Brought to you by:
My name is Randy Kopke. I’m the co-owner of Backyard Brine with my wife Cori. We’re in beautiful Cutchogue on the North Fork.
We started our business in 2013.
Before that, it was a hobby. We did wedding favors for my brother-in-law’s wedding in Montauk. People started ordering pickles. I was like, ‘Oh, well we’re not really a pickle company. I lay tile. And brick.’
Not even a year later, we became a business. [Cori and I] didn’t come from the food industry at all. We had to learn it all. We launched into about 50 retail locations our first year.
I’ve taken a step back into the production facility. The day before, I set up the production for the following day. We get here, I’ll start making a brine batch. I’ll set the crew up prepping all of the ingredients. They all know their routine. We run it military style, we get a lot of jars done in a shift.
Our number one seller is our “Dill Death Do Us Part.”
We do jalapeño dills, we do a habanero garlic pickle, we have a line of smoked pickles.
The proceeds from our everything bread and butters go to a foundation for our niece, Addison, who has Moebius syndrome. It’s a rare neurological disorder.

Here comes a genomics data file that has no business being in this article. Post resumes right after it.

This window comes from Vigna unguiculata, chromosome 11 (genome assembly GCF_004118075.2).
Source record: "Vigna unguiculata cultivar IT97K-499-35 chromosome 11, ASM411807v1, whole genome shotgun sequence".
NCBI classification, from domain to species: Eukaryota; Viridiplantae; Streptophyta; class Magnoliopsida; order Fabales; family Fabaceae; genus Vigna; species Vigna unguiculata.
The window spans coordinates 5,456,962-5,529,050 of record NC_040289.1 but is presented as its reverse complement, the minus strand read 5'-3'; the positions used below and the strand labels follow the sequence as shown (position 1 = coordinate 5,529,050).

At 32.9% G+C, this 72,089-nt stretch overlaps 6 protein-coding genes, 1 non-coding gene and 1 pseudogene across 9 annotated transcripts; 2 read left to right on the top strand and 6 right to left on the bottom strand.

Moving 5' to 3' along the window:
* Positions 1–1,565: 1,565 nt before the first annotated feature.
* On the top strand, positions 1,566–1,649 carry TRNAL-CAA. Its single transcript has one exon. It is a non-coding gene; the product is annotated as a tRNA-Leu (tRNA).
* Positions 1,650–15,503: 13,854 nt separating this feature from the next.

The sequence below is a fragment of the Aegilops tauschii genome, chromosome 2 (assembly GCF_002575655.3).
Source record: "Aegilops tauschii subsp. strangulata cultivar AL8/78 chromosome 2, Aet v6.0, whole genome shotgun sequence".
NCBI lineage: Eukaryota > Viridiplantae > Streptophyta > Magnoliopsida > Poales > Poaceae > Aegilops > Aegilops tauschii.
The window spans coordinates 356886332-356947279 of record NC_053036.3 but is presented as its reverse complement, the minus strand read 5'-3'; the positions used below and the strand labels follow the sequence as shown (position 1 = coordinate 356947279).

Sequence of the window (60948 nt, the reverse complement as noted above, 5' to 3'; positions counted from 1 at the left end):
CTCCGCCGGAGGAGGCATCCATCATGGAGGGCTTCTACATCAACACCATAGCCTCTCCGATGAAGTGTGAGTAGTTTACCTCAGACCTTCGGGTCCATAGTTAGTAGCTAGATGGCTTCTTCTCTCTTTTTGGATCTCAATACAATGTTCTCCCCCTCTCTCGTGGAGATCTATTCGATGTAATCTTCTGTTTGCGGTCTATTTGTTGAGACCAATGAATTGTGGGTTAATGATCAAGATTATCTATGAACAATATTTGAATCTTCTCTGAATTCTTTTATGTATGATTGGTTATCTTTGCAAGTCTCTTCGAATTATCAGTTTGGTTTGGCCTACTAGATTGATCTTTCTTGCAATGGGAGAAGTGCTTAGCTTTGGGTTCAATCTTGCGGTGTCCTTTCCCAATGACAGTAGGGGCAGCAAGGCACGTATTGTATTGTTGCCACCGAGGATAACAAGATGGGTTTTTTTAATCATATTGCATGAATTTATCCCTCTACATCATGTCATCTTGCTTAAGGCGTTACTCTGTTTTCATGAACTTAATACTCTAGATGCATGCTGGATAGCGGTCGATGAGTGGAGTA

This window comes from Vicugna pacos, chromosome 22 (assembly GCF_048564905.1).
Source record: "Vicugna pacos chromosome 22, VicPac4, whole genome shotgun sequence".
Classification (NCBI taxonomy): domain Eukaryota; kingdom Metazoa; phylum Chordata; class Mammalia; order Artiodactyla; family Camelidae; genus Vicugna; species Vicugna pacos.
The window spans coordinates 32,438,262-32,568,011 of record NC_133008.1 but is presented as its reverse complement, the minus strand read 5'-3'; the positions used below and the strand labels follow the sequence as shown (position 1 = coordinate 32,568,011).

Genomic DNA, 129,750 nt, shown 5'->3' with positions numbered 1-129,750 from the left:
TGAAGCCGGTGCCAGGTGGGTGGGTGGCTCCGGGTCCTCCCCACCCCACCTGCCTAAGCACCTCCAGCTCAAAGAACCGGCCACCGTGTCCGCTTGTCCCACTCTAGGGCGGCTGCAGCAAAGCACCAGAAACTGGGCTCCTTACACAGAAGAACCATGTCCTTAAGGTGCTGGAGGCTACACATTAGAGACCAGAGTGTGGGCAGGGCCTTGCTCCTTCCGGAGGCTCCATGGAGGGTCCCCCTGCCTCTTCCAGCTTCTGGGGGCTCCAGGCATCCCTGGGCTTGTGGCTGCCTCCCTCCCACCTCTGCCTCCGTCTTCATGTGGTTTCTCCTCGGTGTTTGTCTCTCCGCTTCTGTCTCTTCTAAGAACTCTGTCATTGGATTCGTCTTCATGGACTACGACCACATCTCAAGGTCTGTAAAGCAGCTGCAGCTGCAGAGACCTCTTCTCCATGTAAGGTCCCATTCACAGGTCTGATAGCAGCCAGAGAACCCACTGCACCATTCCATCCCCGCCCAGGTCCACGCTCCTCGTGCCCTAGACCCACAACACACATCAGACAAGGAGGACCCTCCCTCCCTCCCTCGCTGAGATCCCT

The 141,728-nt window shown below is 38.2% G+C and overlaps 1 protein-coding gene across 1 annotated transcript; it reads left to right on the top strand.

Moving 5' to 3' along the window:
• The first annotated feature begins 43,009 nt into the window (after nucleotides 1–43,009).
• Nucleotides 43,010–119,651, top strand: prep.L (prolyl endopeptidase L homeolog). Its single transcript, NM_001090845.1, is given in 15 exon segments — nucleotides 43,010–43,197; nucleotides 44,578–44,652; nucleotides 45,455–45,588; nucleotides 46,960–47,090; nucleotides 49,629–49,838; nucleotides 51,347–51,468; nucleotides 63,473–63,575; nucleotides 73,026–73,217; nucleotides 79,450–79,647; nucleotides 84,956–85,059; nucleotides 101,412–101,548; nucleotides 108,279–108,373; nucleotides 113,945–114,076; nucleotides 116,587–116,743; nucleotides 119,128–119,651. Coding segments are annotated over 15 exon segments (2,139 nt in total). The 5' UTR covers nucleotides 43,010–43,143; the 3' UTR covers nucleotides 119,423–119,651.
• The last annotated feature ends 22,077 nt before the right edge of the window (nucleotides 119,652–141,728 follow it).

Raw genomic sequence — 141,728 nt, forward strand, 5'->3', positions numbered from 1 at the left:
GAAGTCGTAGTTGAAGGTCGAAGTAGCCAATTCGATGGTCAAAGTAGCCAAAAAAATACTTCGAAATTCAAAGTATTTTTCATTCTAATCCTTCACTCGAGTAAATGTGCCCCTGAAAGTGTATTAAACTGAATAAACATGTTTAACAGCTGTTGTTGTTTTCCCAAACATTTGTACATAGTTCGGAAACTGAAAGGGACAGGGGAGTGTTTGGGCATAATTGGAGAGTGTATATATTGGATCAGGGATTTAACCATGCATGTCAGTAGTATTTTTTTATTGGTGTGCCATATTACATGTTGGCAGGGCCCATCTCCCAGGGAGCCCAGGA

We are not open to the public. We strictly only do wholesale to retailers and restaurants. We’re in stores such as Whole Foods, IGA, King Kullen and lots of small independent stores.
It was never a dream of mine to open a pickle company. We always wanted to do a spread of gourmet foods. Specialty condiments and things like that, which now we’re starting to break into finally.
So we’re launching our barbecue sauce line this year, some gourmet mustards and some other things I can’t mention yet. Cori and I, we want to keep rolling and see how far we can take this.
The best part is the people we’ve met in the industry, a lot of the really really good chefs we work with.
That’s pretty awesome, to be a part of that.
And all of our awesome customers that are eating tens and tens of thousands of jar of pickles every few months, thank you.
“The Work We Do” is a Suffolk Times multimedia project profiling workers on the North Fork made possible by Peconic Landing.”